A note on the Data Protection (General) Regulations

April 30, 2021 - 5 minutes read

Earlier this month, the Data Protection Task Force along with the Office of the Data Commissioner (ODPC) and the Ministry of ICT, published 3 draft regulations for public participation. This note provides some of the key segments of the Draft Data Protection (General) Regulations, 2021.

The Regulations provide for the enforcement of the rights of the data subjects, use of personal data, obligations of data controllers and processors, elements of data protection, conduct of data protection impact assessment, exemptions and offences among other things. They do not apply to the civil registration entities involved in the processing of personal data relating to registration of births, registration of adoptions, registration of persons, issuance of passports and other identity documents, registration marriages or registration of deaths. Below is a look at some of the key provisions of the Regulations.

Data Processing to be Done in Kenya

Under the Regulations, a data controller or data processor who processes personal data required for actualizing public good is required to ensure that the processing is effected through a server and data centre located in Kenya and at least one serving copy of the concerned personal data is stored in a data centre located in Kenya.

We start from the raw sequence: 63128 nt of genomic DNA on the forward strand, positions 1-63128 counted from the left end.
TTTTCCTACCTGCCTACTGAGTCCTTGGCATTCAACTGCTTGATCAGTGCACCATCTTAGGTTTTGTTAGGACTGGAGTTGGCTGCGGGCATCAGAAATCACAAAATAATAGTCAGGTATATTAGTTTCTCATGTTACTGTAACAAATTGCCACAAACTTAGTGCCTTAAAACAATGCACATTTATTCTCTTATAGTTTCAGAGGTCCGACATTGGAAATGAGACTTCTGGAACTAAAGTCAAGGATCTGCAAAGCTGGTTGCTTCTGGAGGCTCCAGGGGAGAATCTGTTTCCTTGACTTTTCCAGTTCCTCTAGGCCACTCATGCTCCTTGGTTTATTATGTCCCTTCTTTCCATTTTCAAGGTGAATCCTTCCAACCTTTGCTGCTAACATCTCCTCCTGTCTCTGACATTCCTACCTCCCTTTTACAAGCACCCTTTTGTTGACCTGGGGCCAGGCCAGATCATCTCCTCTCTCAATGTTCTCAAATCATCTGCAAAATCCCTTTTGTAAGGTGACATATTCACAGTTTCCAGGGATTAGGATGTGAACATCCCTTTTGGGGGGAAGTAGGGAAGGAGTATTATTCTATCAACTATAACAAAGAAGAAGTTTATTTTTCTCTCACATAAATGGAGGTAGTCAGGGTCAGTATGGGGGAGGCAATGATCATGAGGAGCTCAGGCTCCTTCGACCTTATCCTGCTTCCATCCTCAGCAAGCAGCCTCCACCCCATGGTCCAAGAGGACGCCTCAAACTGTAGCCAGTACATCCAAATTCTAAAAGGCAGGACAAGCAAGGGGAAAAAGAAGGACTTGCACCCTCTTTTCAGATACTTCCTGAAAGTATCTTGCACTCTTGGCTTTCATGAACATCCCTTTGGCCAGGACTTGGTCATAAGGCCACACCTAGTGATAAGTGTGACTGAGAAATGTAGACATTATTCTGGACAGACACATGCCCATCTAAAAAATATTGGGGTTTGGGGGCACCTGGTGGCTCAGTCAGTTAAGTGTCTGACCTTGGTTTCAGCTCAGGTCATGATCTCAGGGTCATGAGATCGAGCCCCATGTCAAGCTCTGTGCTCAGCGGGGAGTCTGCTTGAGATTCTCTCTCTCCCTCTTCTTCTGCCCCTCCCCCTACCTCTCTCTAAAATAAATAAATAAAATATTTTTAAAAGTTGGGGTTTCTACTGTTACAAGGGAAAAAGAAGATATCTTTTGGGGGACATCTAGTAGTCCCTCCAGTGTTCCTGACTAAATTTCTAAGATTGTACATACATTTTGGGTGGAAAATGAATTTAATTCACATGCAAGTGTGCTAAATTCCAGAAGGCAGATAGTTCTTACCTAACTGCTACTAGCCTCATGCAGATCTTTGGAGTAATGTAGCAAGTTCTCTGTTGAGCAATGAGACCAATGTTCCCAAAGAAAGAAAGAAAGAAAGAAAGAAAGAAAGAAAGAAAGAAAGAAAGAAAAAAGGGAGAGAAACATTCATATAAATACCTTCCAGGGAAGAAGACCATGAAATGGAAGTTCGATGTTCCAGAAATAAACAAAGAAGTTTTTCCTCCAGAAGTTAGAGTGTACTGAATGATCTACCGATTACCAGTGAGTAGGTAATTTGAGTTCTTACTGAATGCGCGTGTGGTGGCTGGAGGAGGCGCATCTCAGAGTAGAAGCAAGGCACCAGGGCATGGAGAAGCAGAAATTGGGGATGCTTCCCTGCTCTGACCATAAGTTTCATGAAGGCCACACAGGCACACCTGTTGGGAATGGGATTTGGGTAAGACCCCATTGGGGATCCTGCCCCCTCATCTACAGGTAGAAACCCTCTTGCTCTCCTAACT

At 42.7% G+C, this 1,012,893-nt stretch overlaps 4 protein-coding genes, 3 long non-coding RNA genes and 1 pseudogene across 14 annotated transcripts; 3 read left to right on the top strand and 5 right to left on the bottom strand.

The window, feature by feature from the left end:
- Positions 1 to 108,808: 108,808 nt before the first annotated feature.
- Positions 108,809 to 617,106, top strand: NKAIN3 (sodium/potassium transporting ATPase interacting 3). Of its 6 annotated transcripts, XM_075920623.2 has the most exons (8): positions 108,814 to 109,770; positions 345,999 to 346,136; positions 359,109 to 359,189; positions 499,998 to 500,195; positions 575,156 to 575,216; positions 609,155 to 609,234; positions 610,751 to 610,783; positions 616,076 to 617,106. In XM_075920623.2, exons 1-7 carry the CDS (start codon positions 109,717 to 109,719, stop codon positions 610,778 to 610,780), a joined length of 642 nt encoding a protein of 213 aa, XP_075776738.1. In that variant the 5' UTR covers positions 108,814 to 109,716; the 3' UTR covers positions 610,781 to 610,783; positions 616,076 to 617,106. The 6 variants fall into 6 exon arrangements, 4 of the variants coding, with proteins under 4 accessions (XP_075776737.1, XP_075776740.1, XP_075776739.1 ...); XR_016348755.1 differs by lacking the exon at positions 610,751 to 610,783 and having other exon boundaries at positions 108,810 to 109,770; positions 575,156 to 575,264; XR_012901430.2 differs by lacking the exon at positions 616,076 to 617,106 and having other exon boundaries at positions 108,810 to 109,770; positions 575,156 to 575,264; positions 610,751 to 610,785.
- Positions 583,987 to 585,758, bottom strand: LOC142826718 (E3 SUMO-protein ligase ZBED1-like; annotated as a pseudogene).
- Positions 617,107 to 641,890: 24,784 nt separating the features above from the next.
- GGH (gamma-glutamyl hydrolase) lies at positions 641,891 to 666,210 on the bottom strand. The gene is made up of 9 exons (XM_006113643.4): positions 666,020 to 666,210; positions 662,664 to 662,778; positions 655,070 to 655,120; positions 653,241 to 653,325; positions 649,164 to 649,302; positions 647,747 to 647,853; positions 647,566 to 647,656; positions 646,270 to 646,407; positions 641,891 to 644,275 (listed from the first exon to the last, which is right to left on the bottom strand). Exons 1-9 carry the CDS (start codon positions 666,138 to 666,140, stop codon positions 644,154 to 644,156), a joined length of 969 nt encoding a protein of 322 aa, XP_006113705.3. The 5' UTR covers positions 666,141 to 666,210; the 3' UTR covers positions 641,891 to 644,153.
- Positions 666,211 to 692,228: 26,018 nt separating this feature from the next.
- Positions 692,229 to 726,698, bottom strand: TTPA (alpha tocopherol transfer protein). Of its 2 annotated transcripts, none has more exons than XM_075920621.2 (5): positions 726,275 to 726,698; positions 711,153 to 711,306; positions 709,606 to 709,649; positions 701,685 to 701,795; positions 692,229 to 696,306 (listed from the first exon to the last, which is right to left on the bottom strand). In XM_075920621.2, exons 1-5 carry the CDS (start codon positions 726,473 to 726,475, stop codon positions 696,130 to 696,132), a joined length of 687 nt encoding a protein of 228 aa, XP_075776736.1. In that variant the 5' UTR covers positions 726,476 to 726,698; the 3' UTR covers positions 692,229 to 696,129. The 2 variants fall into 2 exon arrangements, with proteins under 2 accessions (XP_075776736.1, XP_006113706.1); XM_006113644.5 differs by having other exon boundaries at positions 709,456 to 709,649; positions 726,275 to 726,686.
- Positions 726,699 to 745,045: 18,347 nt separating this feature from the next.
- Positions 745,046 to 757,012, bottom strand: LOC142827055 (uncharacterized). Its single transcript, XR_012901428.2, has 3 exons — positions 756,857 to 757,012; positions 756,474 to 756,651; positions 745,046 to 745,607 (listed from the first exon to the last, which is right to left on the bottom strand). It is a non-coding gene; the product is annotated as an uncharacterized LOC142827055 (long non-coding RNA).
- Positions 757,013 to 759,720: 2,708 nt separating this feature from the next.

The data that require processing in Kenya includes revenue administration, administering a national civil registration system, the conduct of elections in the country, processing health data for other purposes other than providing health care directly to a data subject, managing any system designated as a protected computer system in terms of section 20 of the Computer Misuse and Cybercrime Act, 2018 and managing personal data to facilitate access of primary and secondary education in the country.

The Cabinet Secretary may however require a data controller who processes personal data outside Kenya to process the data in Kenya if the personal data outside Kenya has been breached. This also applies where the services have been used to violate the Data Protection Act, 2019 (the Act) and where the controller has not taken measures to stop or handle the violation and resists, obstructs or fails to comply with requests of the Data Commissioner or any other relevant authority in cooperating to investigate and handle the violations.